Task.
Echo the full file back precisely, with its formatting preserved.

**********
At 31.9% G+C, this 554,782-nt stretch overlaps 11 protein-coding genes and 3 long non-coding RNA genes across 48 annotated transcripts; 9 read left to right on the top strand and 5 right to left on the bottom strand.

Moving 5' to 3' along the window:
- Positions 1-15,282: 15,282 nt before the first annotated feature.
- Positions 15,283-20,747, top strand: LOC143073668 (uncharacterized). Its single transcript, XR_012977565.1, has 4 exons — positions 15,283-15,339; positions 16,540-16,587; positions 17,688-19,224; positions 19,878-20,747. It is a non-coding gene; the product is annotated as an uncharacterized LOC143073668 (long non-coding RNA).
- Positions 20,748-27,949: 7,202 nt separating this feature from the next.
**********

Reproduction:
At 31.9% G+C, this 554,782-nt stretch overlaps 11 protein-coding genes and 3 long non-coding RNA genes across 48 annotated transcripts; 9 read left to right on the top strand and 5 right to left on the bottom strand.

Moving 5' to 3' along the window:
- Positions 1-15,282: 15,282 nt before the first annotated feature.
- Positions 15,283-20,747, top strand: LOC143073668 (uncharacterized). Its single transcript, XR_012977565.1, has 4 exons — positions 15,283-15,339; positions 16,540-16,587; positions 17,688-19,224; positions 19,878-20,747. It is a non-coding gene; the product is annotated as an uncharacterized LOC143073668 (long non-coding RNA).
- Positions 20,748-27,949: 7,202 nt separating this feature from the next.